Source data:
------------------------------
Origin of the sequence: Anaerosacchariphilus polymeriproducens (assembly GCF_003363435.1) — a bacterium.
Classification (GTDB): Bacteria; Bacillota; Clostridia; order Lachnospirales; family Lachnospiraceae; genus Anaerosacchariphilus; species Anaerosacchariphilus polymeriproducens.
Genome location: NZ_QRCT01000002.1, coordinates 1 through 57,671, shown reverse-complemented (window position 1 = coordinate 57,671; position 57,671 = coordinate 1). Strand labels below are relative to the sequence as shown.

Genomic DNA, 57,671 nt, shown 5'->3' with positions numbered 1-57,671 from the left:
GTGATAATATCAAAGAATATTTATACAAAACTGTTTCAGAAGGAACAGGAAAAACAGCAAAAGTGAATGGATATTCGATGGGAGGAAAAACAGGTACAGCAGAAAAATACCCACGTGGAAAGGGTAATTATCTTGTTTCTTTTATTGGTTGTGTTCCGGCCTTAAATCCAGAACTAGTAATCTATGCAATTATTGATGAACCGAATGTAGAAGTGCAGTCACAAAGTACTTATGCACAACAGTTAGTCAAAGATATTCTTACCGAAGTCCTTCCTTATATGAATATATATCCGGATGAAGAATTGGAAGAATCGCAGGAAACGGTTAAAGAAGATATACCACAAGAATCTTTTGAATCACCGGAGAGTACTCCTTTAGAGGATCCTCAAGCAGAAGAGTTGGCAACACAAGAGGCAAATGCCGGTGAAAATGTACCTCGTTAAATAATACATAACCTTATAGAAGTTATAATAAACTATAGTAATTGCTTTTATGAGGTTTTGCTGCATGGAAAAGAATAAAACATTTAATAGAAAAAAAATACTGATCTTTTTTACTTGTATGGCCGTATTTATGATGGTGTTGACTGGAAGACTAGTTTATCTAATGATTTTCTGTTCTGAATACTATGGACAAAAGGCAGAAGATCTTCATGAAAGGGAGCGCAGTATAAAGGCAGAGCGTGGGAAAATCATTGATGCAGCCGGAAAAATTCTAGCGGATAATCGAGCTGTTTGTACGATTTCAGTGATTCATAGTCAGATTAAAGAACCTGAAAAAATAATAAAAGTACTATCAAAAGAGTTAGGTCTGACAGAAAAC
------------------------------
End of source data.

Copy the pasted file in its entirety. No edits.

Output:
Origin of the sequence: Anaerosacchariphilus polymeriproducens (assembly GCF_003363435.1) — a bacterium.
Classification (GTDB): Bacteria; Bacillota; Clostridia; order Lachnospirales; family Lachnospiraceae; genus Anaerosacchariphilus; species Anaerosacchariphilus polymeriproducens.
Genome location: NZ_QRCT01000002.1, coordinates 1 through 57,671, shown reverse-complemented (window position 1 = coordinate 57,671; position 57,671 = coordinate 1). Strand labels below are relative to the sequence as shown.

Genomic DNA, 57,671 nt, shown 5'->3' with positions numbered 1-57,671 from the left:
GTGATAATATCAAAGAATATTTATACAAAACTGTTTCAGAAGGAACAGGAAAAACAGCAAAAGTGAATGGATATTCGATGGGAGGAAAAACAGGTACAGCAGAAAAATACCCACGTGGAAAGGGTAATTATCTTGTTTCTTTTATTGGTTGTGTTCCGGCCTTAAATCCAGAACTAGTAATCTATGCAATTATTGATGAACCGAATGTAGAAGTGCAGTCACAAAGTACTTATGCACAACAGTTAGTCAAAGATATTCTTACCGAAGTCCTTCCTTATATGAATATATATCCGGATGAAGAATTGGAAGAATCGCAGGAAACGGTTAAAGAAGATATACCACAAGAATCTTTTGAATCACCGGAGAGTACTCCTTTAGAGGATCCTCAAGCAGAAGAGTTGGCAACACAAGAGGCAAATGCCGGTGAAAATGTACCTCGTTAAATAATACATAACCTTATAGAAGTTATAATAAACTATAGTAATTGCTTTTATGAGGTTTTGCTGCATGGAAAAGAATAAAACATTTAATAGAAAAAAAATACTGATCTTTTTTACTTGTATGGCCGTATTTATGATGGTGTTGACTGGAAGACTAGTTTATCTAATGATTTTCTGTTCTGAATACTATGGACAAAAGGCAGAAGATCTTCATGAAAGGGAGCGCAGTATAAAGGCAGAGCGTGGGAAAATCATTGATGCAGCCGGAAAAATTCTAGCGGATAATCGAGCTGTTTGTACGATTTCAGTGATTCATAGTCAGATTAAAGAACCTGAAAAAATAATAAAAGTACTATCAAAAGAGTTAGGTCTGACAGAAAAC